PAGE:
[R] RMarkdown vignettes v. Jupyter notebooks?
jdnewm|| @end|ng |rom dcn@d@v|@@c@@u@
Thu Oct 11 16:03:10 CEST 2018
Ista, you do not seem to be aware of the
.nb.html format, which is way easier to share with a non-uswr than an ipynb file yet allows the same in-progress kinds of results to be shared and the source can be extracted easily using a web browser (no server needed).
There is some controversy about this whole notebook approach  but I think deciding whether it is right for your purposes is highly subjective.
FWIW It took me years to figure out how to even open a Jupyter notebook, so the idea that they should be the gold standard for sharing results seems absurd to me.
On October 11, 2018 5:53:29 AM PDT, Ista Zahn <istazahn using gmail.com> wrote:
>On Thu, Oct 11, 2018 at 8:36 AM Duncan Murdoch
><murdoch.duncan using gmail.com> wrote:
>> On 11/10/2018 7:18 AM, Ista Zahn wrote:
>> > Hi Spencer,
>> > On Thu, Oct 11, 2018 at 5:08 AM Spencer Graves
>> > <spencer.graves using effectivedefense.org> wrote:
>> >> Hello:
>> >> What are the differences between Jupyter notebooks and
>> >> vignettes?
>> > Here are some of the main differences I'm aware of:
>> > Rmarkdown files include code and prose. The results produced by the
>> > code do not appear in the Rmarkdown file; instead, the file must be
>> > processed and typeset to produce a .pdf or .html (etc.) file that
>> > includes those results. Jupyter notebooks dispense with with
>> > processing step: output is displayed directly in the notebook. That
>> > is, a notebook includes code, prose, and results, while an
>> > file includes only code and prose.
>> RStudio can display the output mixed in with the text in the editor.
>True, but the _file_ does not include the output. Thus it functions
>more as a preview, and will not be visible to you if I email you a
>.Rmd file. On the other hand, .ipynb files really do contain the
>output; if I email one to you and you open it in Jupyter you will see
>the output as well.
>> > Rmarkdown allows control over the inclusion of code and results,
>> > over how the results are displayed via header arguments. There is
>> > such thing in Jupyter notebooks. Controlling the precise appearance
>> > a document produced by Jupyter is much more difficult. Going
>> > one can even say that Jupyter notebooks are designed primarily to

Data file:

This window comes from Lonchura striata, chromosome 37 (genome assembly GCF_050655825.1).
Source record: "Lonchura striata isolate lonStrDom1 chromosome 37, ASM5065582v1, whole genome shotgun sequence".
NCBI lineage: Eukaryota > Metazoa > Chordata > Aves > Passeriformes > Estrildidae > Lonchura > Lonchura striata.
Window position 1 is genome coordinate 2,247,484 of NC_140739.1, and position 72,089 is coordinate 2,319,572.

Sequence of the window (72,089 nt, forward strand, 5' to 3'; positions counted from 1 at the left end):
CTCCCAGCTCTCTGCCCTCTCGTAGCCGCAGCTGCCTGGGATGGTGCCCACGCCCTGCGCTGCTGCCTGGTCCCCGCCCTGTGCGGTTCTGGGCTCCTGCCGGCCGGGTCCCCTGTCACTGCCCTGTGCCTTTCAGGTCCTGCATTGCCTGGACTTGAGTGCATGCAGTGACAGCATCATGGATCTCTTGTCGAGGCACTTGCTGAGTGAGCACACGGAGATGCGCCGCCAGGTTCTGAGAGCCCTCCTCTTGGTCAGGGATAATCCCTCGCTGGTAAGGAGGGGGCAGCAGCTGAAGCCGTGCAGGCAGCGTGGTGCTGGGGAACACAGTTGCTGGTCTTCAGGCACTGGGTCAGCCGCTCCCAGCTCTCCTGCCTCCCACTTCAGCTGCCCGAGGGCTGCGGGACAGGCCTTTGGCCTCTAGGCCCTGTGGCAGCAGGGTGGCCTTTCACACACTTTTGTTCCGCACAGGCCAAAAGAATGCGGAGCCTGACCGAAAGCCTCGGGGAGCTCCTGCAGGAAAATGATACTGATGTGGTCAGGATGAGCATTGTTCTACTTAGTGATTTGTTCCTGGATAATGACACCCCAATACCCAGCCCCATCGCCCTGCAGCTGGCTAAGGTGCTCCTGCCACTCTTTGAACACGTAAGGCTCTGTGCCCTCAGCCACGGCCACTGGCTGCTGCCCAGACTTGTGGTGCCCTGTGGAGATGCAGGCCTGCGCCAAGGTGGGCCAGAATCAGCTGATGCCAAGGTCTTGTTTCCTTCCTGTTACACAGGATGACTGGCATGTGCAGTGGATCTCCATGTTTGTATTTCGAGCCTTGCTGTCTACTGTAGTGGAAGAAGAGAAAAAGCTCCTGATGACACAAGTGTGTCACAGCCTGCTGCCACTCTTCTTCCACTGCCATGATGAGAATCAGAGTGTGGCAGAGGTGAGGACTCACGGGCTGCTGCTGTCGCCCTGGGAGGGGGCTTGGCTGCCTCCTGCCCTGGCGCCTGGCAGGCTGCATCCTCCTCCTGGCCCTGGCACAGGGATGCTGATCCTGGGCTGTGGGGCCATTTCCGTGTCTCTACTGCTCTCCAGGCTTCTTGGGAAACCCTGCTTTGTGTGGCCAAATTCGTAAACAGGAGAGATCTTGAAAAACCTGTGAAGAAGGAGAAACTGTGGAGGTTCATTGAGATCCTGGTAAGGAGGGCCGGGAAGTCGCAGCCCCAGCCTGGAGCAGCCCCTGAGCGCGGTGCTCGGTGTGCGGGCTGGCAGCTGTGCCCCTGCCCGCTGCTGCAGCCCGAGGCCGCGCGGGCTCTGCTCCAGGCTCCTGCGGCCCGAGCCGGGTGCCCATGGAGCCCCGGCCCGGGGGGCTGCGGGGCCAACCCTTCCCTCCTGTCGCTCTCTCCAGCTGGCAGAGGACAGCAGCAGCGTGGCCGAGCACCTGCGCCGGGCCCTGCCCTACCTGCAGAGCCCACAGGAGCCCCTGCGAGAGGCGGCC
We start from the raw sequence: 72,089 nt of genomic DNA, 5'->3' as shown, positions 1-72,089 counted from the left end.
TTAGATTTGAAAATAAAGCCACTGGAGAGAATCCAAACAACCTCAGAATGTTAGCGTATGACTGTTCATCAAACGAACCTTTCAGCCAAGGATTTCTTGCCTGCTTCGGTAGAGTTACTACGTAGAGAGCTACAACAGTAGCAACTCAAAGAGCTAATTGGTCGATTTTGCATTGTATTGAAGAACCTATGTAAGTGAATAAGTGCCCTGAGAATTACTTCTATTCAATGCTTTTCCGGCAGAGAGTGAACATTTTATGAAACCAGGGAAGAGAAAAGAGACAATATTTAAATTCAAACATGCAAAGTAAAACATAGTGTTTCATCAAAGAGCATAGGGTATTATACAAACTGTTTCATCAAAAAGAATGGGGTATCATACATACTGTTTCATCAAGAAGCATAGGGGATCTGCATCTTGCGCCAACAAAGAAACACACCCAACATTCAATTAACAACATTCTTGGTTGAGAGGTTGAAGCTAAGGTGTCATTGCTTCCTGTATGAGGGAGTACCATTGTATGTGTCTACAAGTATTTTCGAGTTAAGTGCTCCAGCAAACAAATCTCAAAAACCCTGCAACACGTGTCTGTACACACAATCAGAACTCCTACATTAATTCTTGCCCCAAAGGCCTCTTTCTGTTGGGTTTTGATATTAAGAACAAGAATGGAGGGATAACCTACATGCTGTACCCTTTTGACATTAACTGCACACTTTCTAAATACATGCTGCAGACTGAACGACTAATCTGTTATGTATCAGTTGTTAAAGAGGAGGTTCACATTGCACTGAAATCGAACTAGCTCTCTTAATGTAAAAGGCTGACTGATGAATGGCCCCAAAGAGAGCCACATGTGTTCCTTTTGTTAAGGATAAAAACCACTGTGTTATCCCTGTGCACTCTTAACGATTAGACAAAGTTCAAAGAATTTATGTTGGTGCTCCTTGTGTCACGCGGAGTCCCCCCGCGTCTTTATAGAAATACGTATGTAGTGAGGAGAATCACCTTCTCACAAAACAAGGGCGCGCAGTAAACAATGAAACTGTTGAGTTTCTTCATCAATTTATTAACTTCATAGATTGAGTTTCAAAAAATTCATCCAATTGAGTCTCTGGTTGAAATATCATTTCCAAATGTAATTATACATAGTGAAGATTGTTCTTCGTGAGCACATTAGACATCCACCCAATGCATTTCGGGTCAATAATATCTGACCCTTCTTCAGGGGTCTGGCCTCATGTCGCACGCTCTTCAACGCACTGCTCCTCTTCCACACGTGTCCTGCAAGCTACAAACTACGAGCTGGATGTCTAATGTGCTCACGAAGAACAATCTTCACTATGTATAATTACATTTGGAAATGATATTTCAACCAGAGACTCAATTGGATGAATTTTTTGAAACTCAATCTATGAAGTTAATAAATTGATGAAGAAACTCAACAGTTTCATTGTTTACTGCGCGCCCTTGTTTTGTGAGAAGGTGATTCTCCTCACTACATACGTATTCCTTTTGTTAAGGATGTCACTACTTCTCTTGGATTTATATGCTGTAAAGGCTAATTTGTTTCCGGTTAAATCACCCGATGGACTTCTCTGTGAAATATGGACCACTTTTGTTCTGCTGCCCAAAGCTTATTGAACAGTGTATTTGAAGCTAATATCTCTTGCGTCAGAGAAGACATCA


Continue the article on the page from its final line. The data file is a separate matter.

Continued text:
>> > read as Jupyter notebooks; exporting to other formats is kind of an
>> > afterthought. In contrast, Rmarkdown is designed to produce the
>> > readable result in another format (.html or .pdf typically).
>> > Rmarkdown is based on markdown, a human readable markup language,
>> > Jupyter notebooks are based on JSON, a data interchange format
>> > on the web. This means that Rmarkdown files can be easily edited
>> > any text editor you like. The same is not true of Jupyter
>> > While you can of course edit the JSON directly, the format is
>> > to be written and read by a computer; editing it yourself is not
>> > Rmarkdown is specific to R (I guess there is some basic support in
>> > knitr for other languages, but in my experience it never worked
>> > while Jupyter notebooks are language agnostic and "kernels" exist
>> > a large number of programming languages. However, each Jupyter
>> > notebook can use only one kernel; you can't easily have R and
>> > code in the same notebook.
>> > Jupyter notebooks typically run in your browser where the actual
>> > editing features are somewhat limited. Rmarkdown is typically run
>> > an editor such as Emacs or Rstudio where editing and project
>> > is much better and greater customization may be possible. You can
>> > indirectly with Jupyter notebooks in Emacs
>> > (https://github.com/millejoh/emacs-ipython-notebook) and perhaps
>> > editors as well; this goes some way toward escaping the tyranny of
>> > browser but is more fragile and difficult to get working compared
>> > Rmarkdown.
>> > Because Jupyter uses a web-based client-server model, it is easy to
>> > provide live interactive notebooks on your website (see e.g.,
>> > https://github.com/jupyterhub/binderhub). As far as I know this is
>> > currently possible with Rmarkdown.
>> There are ways to put Shiny apps into Rmarkdown documents; see
>> Other than my two notes above, your comments about Rmarkdown seem
>> right on the mark.
>> Duncan Murdoch